Rodriguez attended a conference where Tang presented her results on TYC 2505-672-1 and the system piqued his interest as well. He is a member of the survey team for the low-cost Kilodegree Extremely Little Telescope (KELT) system that consists of a pair of robotic telescopes designed to find exoplanets around bright stars operated by astronomers at Ohio State University, Vanderbilt University, Lehigh University and the South African Astronomical Observatory. KELT has an extremely wide field of view (26 degrees by 26 degrees) and he thought it was likely that the KELT database contained a number of recent images of the distant binary system.
After the lecture Rodriguez contacted Tang and they agreed to collaborate. When he searched the KELT database, Rodriguez found about 9,000 images of the obscure system taken in the last eight years that they could combine with the 1,432 images taken over the last century at Harvard.
Rodriquez also contacted the AAVSO network and obtained several hundred more observations of the system's most recent eclipse to help fill in the picture. When she became busy with some other projects, Tang agreed to let Rodriguez take the lead.
The resulting analysis revealed a system similar to the one at Epsilon Aurigae, with some important differences. It appears to consist of a pair of red giant stars, one of which has been stripped down to a relatively small core and surrounded by an extremely large disk of material that produces the extended eclipse.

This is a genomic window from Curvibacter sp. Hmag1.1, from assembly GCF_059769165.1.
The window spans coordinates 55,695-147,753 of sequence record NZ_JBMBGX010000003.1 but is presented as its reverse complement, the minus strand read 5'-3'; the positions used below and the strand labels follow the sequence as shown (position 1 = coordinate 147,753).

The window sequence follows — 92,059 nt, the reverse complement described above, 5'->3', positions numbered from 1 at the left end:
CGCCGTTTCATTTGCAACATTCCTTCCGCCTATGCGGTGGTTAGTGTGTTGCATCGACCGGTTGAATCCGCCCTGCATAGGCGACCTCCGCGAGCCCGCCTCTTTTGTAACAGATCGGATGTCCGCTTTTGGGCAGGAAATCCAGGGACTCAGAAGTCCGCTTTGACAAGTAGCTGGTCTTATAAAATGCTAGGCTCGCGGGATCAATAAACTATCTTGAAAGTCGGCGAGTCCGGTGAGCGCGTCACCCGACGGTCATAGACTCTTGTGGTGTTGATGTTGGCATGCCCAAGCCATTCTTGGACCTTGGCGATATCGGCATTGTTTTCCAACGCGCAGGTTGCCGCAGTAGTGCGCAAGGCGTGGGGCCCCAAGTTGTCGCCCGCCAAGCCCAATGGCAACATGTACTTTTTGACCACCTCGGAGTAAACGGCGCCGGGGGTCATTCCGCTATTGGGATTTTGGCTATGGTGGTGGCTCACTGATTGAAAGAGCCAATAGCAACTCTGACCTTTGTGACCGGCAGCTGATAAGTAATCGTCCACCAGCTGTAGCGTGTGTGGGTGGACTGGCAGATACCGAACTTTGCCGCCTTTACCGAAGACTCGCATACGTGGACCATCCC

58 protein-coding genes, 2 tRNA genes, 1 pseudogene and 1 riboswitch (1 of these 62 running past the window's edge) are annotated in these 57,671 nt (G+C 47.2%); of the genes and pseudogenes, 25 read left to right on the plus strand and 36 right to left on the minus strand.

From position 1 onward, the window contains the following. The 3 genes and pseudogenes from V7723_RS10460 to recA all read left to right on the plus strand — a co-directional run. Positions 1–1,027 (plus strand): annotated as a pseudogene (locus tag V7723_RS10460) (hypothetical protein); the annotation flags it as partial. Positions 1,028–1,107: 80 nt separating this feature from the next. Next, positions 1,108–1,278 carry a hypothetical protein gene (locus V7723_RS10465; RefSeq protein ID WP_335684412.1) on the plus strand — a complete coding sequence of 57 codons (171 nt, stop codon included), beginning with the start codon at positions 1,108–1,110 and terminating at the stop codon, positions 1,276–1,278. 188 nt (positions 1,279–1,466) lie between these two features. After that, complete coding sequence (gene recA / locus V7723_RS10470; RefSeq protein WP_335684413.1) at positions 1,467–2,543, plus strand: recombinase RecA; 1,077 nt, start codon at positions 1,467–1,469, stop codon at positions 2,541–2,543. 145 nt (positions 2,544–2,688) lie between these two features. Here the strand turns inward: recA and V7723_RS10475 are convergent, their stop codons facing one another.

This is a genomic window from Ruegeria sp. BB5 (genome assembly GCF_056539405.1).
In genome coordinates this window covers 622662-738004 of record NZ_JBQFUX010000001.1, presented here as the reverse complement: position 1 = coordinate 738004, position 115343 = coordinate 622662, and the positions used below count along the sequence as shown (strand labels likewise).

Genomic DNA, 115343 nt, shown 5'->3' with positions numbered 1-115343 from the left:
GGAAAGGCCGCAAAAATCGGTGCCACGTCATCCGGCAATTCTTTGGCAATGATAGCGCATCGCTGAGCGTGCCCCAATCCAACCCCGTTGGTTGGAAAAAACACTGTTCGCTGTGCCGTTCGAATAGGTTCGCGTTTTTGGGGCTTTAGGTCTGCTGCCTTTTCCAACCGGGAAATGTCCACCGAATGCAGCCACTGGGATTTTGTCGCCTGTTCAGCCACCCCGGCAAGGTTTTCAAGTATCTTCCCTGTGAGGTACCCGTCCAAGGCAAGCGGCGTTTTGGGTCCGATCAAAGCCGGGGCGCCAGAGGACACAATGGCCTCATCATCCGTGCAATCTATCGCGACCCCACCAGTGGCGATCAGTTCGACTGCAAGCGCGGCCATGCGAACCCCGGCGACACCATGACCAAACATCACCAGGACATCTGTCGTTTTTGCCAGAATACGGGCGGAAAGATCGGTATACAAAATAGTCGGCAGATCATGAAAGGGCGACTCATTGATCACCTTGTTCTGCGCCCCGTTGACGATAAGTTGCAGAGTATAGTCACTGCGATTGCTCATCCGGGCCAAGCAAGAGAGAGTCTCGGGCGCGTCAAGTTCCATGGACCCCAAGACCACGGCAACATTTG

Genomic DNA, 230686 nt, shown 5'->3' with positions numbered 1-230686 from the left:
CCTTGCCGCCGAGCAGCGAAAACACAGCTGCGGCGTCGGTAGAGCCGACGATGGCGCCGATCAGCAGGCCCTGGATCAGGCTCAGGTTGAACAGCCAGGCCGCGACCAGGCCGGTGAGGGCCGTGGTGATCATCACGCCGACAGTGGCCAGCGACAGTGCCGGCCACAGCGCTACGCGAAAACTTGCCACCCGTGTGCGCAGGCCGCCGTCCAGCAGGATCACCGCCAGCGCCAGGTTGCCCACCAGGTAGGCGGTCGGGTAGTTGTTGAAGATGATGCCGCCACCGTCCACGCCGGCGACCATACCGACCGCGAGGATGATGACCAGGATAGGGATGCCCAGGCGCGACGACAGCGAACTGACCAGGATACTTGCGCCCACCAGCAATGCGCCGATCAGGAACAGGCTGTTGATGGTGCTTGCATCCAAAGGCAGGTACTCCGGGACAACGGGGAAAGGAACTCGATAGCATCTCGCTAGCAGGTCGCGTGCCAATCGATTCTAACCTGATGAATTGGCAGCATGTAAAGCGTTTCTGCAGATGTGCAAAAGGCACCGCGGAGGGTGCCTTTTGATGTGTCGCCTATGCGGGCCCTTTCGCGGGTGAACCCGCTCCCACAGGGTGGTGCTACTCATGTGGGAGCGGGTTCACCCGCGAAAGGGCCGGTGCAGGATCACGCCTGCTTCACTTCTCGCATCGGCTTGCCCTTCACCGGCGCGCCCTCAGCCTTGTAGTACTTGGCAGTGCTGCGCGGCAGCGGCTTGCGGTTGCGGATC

"About the only way to get these really long eclipse times is with an extended disk of opaque material. Nothing else is big enough to block out a star for months at a time," Rodriguez said.
TYC-2505-672-1 is so distant that the amount of data the astronomers could extract from the images was limited. However, they were able to estimate the surface temperature of the companion star and found that it is about 2,000 degrees Celsius hotter than the surface of the sun.
Combined with the observation that it appears to be less than half the diameter of the sun has led them to propose that it is a red giant that has had its outer layers stripped away and that this stripped material may account for the obscuring disk. However, they don't know that for certain.
In order to produce the 69-year interval between eclipses, the astronomers calculate that they must be orbiting at an extremely large distance, about 20 astronomical units, which is approximately the distance between the Sun and Uranus.
"Right now even our most powerful telescopes can't independently resolve the two objects," said Rodriguez. "Hopefully, technological advances will make that possible by 2080 when the next eclipse occurs."
Michael B. Lund and Kyle Conroy at Vanderbilt University; Joshua Pepper at Lehigh University; Robert Siverd at Las Cumbres Observatory Global Telescope Network; Stella Kafka at the American Association of Variable Star Observers; Scott Gaudi and Daniel Stevens at Ohio State University; and Thomas Beatty at Pennsylvania State University also contributed to the study.
The research was funded by National Science Foundation grants NNG040G070G, AST-1056524, AST-1358862, AST-0407380, AST-0909073, AST-1313370, AST-0909182 and AST-1313422 and National Aeronautics and Space Administration grant NNG05GF22G.
Research at Vanderbilt